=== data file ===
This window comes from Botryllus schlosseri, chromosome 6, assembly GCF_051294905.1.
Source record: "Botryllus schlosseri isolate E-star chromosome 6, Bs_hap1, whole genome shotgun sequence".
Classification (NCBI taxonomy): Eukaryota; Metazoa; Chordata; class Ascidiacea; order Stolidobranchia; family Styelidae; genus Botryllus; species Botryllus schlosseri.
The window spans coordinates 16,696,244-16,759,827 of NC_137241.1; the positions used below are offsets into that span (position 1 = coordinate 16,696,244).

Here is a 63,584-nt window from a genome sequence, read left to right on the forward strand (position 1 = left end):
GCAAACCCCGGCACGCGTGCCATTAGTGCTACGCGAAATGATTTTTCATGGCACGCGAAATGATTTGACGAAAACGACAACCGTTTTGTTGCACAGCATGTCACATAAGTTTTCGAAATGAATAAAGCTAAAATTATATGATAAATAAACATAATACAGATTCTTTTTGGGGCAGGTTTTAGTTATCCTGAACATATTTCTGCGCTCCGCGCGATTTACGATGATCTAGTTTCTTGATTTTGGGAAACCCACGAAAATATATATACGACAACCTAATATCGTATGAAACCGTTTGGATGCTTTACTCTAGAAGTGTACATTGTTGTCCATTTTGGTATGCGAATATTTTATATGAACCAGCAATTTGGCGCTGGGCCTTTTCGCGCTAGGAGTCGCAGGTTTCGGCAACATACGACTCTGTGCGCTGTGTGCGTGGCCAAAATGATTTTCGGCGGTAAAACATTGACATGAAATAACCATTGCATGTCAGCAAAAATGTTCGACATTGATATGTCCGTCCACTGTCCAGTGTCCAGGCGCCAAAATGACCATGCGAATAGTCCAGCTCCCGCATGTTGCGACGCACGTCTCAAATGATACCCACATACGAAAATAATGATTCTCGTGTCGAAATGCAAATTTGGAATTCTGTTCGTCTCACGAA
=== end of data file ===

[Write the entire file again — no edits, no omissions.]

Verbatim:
This window comes from Botryllus schlosseri, chromosome 6, assembly GCF_051294905.1.
Source record: "Botryllus schlosseri isolate E-star chromosome 6, Bs_hap1, whole genome shotgun sequence".
Classification (NCBI taxonomy): Eukaryota; Metazoa; Chordata; class Ascidiacea; order Stolidobranchia; family Styelidae; genus Botryllus; species Botryllus schlosseri.
The window spans coordinates 16,696,244-16,759,827 of NC_137241.1; the positions used below are offsets into that span (position 1 = coordinate 16,696,244).

Here is a 63,584-nt window from a genome sequence, read left to right on the forward strand (position 1 = left end):
GCAAACCCCGGCACGCGTGCCATTAGTGCTACGCGAAATGATTTTTCATGGCACGCGAAATGATTTGACGAAAACGACAACCGTTTTGTTGCACAGCATGTCACATAAGTTTTCGAAATGAATAAAGCTAAAATTATATGATAAATAAACATAATACAGATTCTTTTTGGGGCAGGTTTTAGTTATCCTGAACATATTTCTGCGCTCCGCGCGATTTACGATGATCTAGTTTCTTGATTTTGGGAAACCCACGAAAATATATATACGACAACCTAATATCGTATGAAACCGTTTGGATGCTTTACTCTAGAAGTGTACATTGTTGTCCATTTTGGTATGCGAATATTTTATATGAACCAGCAATTTGGCGCTGGGCCTTTTCGCGCTAGGAGTCGCAGGTTTCGGCAACATACGACTCTGTGCGCTGTGTGCGTGGCCAAAATGATTTTCGGCGGTAAAACATTGACATGAAATAACCATTGCATGTCAGCAAAAATGTTCGACATTGATATGTCCGTCCACTGTCCAGTGTCCAGGCGCCAAAATGACCATGCGAATAGTCCAGCTCCCGCATGTTGCGACGCACGTCTCAAATGATACCCACATACGAAAATAATGATTCTCGTGTCGAAATGCAAATTTGGAATTCTGTTCGTCTCACGAA